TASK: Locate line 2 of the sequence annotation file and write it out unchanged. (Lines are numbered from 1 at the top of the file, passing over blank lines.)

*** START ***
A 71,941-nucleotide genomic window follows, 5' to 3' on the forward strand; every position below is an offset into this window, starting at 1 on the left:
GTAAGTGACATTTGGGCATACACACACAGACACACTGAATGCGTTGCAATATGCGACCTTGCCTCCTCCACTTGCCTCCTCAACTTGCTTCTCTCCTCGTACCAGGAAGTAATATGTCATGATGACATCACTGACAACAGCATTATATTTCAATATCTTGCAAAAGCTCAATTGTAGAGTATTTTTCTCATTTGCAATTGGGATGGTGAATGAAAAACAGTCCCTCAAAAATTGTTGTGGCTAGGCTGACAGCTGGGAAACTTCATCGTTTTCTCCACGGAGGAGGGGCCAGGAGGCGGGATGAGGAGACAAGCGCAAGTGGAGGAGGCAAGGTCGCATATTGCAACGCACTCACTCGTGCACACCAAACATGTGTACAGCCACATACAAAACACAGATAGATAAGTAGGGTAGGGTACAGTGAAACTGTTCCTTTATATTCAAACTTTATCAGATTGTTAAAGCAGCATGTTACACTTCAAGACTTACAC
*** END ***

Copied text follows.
GTAAGTGACATTTGGGCATACACACACAGACACACTGAATGCGTTGCAATATGCGACCTTGCCTCCTCCACTTGCCTCCTCAACTTGCTTCTCTCCTCGTACCAGGAAGTAATATGTCATGATGACATCACTGACAACAGCATTATATTTCAATATCTTGCAAAAGCTCAATTGTAGAGTATTTTTCTCATTTGCAATTGGGATGGTGAATGAAAAACAGTCCCTCAAAAATTGTTGTGGCTAGGCTGACAGCTGGGAAACTTCATCGTTTTCTCCACGGAGGAGGGGCCAGGAGGCGGGATGAGGAGACAAGCGCAAGTGGAGGAGGCAAGGTCGCATATTGCAACGCACTCACTCGTGCACACCAAACATGTGTACAGCCACATACAAAACACAGATAGATAAGTAGGGTAGGGTACAGTGAAACTGTTCCTTTATATTCAAACTTTATCAGATTGTTAAAGCAGCATGTTACACTTCAAGACTTACAC